|Nutritional Guidelines (per serving)|
|Servings: 6 to 8|
|Amount per serving|
|% Daily Value*|
|Total Fat 108g||139%|
|Saturated Fat 15g||75%|
|Total Carbohydrate 3g||1%|
|Dietary Fiber 1g||2%|
|Total Sugars 2g|
|Vitamin C 2mg||10%|
|*The % Daily Value (DV) tells you how much a nutrient in a food serving contributes to a daily diet. 2,000 calories a day is used for general nutrition advice.|
Pomodori secchi sott'olio, the Italian phrase for "sun-dried tomatoes in olive oil," is an easy and classic recipe for reconstituting sun-dried tomatoes for easy use. In the southern Italian regions of Puglia and Calabria, these tomatoes hydrated in oil are usually used in antipasti, or as a snack on crusty bread. Added to panini, salads, bruschetta, pasta dishes, pizza, crostini, or the tasty friselle—a hard bread that resembles a bagel half—these versatile tomatoes are great to have at hand and can brighten various dishes on your weekly menu.
Use these tomatoes to substitute for fresh tomatoes in sandwiches and avoid your bread becoming soggy and wet; mix them with cream cheese for a quick and tasty dip; or make a pesto sauce to have ready in your fridge for those busy nights when you're short on time to make dinner. Top grilled chicken with tomatoes, or make a sun-dried tomato sauce to cover white fish fillets.
Because the recipe has very few ingredients, be sure you have good quality sun-dried tomatoes—organic is preferable—and a good quality extra virgin olive oil as the oil injects the tomatoes with flavor, and the better the quality the better taste they'll have. Although the classic recipe doesn't use anything but tomatoes and olive oil, some modern takes add herbs, garlic, capers, or olives. You can use your favorite optional ingredients or skip them altogether, the result will be fantastic regardless.
This isn't a canning recipe, but you'll need a big glass jar with a tightly sealing lid of about 20 ounces in capacity.
40 halves sun-dried tomatoes
2 to 3 cups white wine vinegar
2 to 3 cups water
3 to 4 cups extra-virgin olive oil
1 tablespoon olives (pitted, oil-cured)
1 tablespoon capers (salt-cured, rinsed, dried)
1 teaspoon dried oregano (or basil, mint, or marjoram)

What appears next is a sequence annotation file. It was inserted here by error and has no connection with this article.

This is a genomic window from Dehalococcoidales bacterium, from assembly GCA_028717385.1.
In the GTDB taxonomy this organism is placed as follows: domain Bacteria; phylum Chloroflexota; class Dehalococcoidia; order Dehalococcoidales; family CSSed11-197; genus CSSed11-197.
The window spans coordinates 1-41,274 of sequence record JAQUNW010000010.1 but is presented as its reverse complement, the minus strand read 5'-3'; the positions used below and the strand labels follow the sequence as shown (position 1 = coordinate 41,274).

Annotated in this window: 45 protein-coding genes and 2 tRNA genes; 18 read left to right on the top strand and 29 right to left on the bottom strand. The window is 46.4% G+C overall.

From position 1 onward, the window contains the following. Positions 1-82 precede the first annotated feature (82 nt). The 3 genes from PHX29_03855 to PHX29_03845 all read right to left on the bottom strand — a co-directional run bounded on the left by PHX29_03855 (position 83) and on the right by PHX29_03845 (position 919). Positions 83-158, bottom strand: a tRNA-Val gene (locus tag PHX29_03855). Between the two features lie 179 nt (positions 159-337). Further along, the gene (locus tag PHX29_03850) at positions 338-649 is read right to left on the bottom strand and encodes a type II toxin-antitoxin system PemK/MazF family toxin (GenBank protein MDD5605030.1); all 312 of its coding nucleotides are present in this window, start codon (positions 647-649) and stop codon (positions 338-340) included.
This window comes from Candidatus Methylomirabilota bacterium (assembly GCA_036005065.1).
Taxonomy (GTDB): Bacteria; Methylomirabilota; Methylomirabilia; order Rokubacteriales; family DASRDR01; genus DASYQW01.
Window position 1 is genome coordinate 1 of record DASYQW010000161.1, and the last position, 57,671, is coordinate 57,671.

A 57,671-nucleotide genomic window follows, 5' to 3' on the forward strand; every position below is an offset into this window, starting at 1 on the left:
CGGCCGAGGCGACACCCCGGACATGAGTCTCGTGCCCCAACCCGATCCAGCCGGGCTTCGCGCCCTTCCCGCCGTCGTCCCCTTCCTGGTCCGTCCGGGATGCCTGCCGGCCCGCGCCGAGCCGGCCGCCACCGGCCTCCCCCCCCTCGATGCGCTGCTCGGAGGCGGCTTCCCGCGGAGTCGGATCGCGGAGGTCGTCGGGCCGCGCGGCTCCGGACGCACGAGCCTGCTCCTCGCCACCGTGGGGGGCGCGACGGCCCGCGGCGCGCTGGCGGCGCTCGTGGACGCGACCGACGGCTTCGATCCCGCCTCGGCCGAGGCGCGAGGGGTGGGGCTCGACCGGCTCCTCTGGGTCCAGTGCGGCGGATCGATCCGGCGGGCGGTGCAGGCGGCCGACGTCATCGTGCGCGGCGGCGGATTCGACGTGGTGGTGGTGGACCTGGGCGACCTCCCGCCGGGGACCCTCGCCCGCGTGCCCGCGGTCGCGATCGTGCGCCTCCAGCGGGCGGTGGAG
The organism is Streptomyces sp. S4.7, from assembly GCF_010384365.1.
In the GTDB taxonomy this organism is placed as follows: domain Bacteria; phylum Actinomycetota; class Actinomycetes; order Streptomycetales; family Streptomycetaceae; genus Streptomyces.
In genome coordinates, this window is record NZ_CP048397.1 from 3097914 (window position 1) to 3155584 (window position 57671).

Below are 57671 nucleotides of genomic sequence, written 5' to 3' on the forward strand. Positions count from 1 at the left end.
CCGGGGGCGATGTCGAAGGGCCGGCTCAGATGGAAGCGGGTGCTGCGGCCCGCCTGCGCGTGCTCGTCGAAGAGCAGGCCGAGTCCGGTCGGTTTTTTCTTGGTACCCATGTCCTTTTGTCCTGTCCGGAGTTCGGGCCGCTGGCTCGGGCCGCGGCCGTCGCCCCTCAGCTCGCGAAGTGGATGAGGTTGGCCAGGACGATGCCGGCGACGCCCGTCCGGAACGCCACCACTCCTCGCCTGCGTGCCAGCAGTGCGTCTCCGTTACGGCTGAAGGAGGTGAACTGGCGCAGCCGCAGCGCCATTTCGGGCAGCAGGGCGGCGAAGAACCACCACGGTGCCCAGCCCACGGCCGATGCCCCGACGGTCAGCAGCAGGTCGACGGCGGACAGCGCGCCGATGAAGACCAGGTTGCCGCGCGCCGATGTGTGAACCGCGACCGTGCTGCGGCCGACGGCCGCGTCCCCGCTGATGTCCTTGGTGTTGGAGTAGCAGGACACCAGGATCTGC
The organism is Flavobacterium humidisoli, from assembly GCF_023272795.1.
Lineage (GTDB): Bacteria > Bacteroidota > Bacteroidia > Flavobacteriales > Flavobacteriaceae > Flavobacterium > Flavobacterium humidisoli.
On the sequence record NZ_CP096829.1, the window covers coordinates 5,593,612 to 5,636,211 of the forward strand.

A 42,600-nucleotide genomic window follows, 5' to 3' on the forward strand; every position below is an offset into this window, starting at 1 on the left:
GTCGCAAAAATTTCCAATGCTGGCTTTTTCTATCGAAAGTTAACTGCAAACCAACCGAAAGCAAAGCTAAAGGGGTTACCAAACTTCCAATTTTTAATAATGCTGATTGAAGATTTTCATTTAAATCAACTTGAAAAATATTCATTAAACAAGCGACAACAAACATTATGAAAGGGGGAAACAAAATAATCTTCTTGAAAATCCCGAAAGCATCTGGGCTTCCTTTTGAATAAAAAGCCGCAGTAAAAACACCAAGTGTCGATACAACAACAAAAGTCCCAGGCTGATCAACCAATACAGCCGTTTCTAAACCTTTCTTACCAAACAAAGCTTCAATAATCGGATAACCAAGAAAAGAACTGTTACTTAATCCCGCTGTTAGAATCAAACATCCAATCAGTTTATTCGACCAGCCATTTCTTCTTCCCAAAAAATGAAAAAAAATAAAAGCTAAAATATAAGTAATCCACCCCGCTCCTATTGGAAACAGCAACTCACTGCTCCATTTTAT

1 pinch red chili pepper
Gather the ingredients.
Add 2 cups of water and 2 cups of white wine vinegar to a large pot.
Add the sun-dried tomatoes to the pot. Be sure they're totally submerged in the liquid. If not, add the remaining cup of water and the remaining cup of white wine vinegar.
Bring the liquid to a quick simmer and let cook for about 10 minutes.
Remove the pot from the heat and let sit, covered, for another 3 to 5 minutes so the tomatoes can soften a bit more.
Drain the tomatoes well.
Spread the drained tomatoes on a baking sheet lined with several layers of paper towels, and pat them completely dry with additional paper towels. While they need to be rehydrated in order to have the right consistency, removing as much excess water as possible avoids premature spoilage.
Transfer the tomatoes to the glass jar and, if using any of the optional ingredients, make layers of tomatoes and seasonings.
Once done with the layering, press the tomatoes down a bit and fill the jar with enough olive oil to have them completely submerged.
Store in the refrigerator until ready to use.
Safe Sun-Dried Tomato Storage
Because these tomatoes aren't canned, there are a few safety considerations you need to be aware of:
- Adding dried herbs or already preserved items like capers or olives is very safe, but adding fresh herbs or cloves of garlic increases the risk of botulism, a condition induced by food contaminated by bacteria. Tomatoes are acidic, which makes them far less likely to be dangerous when stored in oil, and the vinegar used to rehydrate them in this recipe acidifies them even more. For additional safety, you can add 1 tablespoon of lemon juice to the olive oil when storing them.
- If you choose to add fresh herbs or garlic, consume the tomatoes within 2 days.
- Take out of the jar the number of tomatoes that you need and place the jar immediately back in the refrigerator; the tomatoes will keep fine for several months.
- Do not store them at room temperature, unless you have gone through the process of sterilizing your jar and canning the tomatoes. Once the seal is opened you must refrigerate the product.